Prof. Fatoumata Keita from University for Arts and Human Sciences of Bamako, has called on African leaders to enforce laws regarding women’s empowerment and gender equality in academia.

She said in terms of legal and policy framework, African leaders had done a lot by signing onto international conventions regarding gender equality, the protection of girls and human rights, however the problem was the implementation of these frameworks.

“We have all the texts, so the only thing now is to implement, and enforce the laws regarding women’s empowerment and gender equality in academia.”

Prof. Keita made this call during a public roundtable organised by the Merian Institute for Advanced Studies in Africa (MIASA) University of Ghana (UG), in collaboration with the German Historical Institute Paris (GHIP) and the Centre for Gender Studies and Advocacy (CEGENSA), UG.

The roundtable, on the theme: “Re-thinking the academic environment for increasing gender-balance and inclusion”, was to deliberate on how to increase and promote female academic leadership at universities across Africa and discuss the challenges and opportunities for women in academia in African contexts.

She said there were various and great things to do to empower women and that goes beyond the text, the conventions, the conferences, and slogans.

“Practical mechanism is what we need.”

“There are different levels, at the national levels there should be groups who can work to engage the countries to implement the texts that they have signed. And at the international level, academia should also have observatory and advocacy groups that can engage the countries to respect the convention they have signed. We can also have evidence-based research to engage the institutions.”

Prof. Keita noted that women in academia faced a lot of challenges common to other professions, including coping with their multiple identities like the professional identity tensions that women faced and the gender biases.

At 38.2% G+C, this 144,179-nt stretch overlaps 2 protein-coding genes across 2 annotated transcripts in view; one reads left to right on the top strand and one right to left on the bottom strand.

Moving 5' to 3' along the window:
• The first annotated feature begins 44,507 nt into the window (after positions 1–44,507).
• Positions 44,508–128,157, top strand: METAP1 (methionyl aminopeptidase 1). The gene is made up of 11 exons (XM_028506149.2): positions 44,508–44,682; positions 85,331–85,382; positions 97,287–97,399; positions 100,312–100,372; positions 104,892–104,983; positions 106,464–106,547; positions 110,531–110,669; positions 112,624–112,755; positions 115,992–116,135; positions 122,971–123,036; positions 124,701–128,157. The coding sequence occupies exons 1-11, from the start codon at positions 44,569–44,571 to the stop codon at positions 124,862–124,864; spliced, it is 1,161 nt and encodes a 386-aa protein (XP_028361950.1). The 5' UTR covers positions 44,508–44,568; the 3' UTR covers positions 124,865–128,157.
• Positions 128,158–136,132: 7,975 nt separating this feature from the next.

“It is also important to acknowledge that there are also good and successful practices. There are places where something good is happening and we also need to take examples from there.”

Prof. Akosua Adomako Ampofo of the University of Ghana said women experienced challenges that were gendered in academia, and especially societal expectations of women become more difficult when working in institutions that do not have time boundaries.

“We must stop the attitude that certain jobs were meant for women, especially now that women are contributing to the financial pot. These are challenges we put on women which we do not put on men.”

She said women in academia worked a lot out of the normal working time, like markings, writing the papers, doing the policy work for government and civil society organisations, and so adding societal expectations made working in academia very challenging.

“These workshops serve as a platform to have conversations, to share ideas, experiences and what to adopt, change and work collectively, while institutionalizing some of the experiences.”

Prof.Ampofo said, “as academics, we need both gender on board, so if one group is challenged, there is the need to create equal opportunities. We must understand, agree and appreciate that the football field is not equal so if we want to make it equal, we have to change certain things for certain people.”

She advocated the creation of space for daycares within the working environment for young women in academia to safely keep their children.

“Most academic jobs do not follow the normal working period routine, so we must provide a safe environment for their children.”

Prof. Clementina Baptista de Jesus Furtada, University of Cape Verde, said funds must also be allocated for young female researchers as well as capacity building both at the individual and institutional levels.

“Women in academia also need to have institutional mentorship, inter-generational collaboration between senior and juniors as well as platforms to share experiences.”

Prof. Nana Aba Appiah Amfo, Vice Chancellor, University of Ghana, said the theme for the roundtable discussion also aligned with the university’s strategic plan, priority four, which is on gender and diversity.

She said the university through this strategic priority aimed to create the best environment for equal opportunity in gender and diversity.

She said the public roundtable would be a great occasion to celebrate their achievements as female scholars, irrespective of their levels and positions, to recognize, identify and find gender transformative approaches to addressing the inequalities they faced within their academic journeys.

“It is an occasion not for female scholars to lament on the unimaginable challenges faced in various contexts, but to encourage ourselves as we seek to promote and support gender equality and inclusive working academic environment.”

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